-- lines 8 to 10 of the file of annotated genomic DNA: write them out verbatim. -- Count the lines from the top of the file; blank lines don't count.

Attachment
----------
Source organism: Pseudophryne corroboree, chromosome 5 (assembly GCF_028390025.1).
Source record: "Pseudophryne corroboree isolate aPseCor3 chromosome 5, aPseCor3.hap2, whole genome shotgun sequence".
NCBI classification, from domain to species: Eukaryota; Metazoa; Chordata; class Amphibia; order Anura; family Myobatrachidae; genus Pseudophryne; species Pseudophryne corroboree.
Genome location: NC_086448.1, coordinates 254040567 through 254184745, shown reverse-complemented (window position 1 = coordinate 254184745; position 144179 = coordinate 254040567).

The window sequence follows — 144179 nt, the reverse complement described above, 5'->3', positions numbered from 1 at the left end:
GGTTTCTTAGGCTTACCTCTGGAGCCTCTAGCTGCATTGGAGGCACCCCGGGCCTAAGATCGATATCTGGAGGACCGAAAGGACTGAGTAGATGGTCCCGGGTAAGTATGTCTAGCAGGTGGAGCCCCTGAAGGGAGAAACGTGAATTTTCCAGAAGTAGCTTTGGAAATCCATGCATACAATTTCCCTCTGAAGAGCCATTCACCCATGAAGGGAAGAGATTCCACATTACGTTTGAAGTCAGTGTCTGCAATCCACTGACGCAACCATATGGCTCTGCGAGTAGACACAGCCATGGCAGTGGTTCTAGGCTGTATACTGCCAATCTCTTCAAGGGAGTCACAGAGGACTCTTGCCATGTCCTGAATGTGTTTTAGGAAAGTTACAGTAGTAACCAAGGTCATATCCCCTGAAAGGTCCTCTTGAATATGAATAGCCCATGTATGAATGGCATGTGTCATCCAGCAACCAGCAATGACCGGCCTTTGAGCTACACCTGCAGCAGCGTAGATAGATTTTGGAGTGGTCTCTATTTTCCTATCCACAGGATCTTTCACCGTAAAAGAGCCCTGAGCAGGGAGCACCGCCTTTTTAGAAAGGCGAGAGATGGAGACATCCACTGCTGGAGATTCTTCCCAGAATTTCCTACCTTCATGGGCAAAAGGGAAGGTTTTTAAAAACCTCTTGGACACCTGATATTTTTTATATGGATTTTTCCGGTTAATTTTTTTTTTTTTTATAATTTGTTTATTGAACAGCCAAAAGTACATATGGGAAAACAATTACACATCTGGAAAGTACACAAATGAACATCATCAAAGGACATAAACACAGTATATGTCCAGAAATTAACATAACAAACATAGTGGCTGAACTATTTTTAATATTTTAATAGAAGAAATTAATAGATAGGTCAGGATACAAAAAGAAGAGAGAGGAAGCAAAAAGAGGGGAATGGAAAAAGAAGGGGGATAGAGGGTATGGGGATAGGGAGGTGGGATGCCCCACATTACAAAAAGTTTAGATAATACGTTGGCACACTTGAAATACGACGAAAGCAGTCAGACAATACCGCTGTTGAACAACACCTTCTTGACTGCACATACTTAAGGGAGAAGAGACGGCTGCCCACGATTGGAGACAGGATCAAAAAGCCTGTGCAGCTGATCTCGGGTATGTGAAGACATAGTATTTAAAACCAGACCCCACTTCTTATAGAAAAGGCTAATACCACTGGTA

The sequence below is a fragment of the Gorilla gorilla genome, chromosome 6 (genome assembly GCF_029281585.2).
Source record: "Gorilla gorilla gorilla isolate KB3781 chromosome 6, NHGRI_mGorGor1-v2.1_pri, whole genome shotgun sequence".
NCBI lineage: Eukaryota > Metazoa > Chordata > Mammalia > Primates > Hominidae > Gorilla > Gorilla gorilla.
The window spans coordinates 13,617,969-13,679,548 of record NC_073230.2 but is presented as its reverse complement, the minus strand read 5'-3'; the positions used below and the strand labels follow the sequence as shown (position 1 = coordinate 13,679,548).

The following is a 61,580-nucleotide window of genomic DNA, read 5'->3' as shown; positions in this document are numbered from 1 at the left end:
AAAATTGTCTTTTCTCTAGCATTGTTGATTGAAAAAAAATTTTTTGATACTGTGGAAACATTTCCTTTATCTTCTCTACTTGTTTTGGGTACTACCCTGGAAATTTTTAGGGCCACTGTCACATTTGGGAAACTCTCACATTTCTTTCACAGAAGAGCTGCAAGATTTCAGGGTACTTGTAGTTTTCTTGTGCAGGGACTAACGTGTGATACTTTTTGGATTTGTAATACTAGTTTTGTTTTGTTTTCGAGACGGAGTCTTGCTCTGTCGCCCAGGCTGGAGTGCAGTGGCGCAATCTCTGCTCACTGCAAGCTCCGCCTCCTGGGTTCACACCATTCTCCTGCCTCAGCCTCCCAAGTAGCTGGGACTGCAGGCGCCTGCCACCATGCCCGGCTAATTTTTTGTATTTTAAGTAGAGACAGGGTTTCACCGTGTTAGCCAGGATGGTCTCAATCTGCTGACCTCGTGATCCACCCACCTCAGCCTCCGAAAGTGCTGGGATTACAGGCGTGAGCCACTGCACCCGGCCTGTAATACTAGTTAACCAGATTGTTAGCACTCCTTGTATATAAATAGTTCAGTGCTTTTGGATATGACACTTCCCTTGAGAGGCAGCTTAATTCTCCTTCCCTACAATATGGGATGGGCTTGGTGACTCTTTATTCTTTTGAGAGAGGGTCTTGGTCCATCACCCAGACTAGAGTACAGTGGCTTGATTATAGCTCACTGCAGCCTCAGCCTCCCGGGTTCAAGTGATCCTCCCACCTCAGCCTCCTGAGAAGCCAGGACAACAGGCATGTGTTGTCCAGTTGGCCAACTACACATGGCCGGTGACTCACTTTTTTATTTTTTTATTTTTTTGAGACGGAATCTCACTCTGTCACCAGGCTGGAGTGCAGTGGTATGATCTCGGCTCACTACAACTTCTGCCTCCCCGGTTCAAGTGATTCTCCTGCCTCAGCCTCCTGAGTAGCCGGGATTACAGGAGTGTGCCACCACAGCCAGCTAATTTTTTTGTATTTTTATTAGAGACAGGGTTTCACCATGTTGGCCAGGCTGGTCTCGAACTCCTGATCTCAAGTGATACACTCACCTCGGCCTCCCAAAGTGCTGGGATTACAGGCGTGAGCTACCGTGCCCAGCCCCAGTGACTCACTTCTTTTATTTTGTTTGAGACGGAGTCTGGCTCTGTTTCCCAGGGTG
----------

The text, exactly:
Source record: "Gorilla gorilla gorilla isolate KB3781 chromosome 6, NHGRI_mGorGor1-v2.1_pri, whole genome shotgun sequence".
NCBI lineage: Eukaryota > Metazoa > Chordata > Mammalia > Primates > Hominidae > Gorilla > Gorilla gorilla.
The window spans coordinates 13,617,969-13,679,548 of record NC_073230.2 but is presented as its reverse complement, the minus strand read 5'-3'; the positions used below and the strand labels follow the sequence as shown (position 1 = coordinate 13,679,548).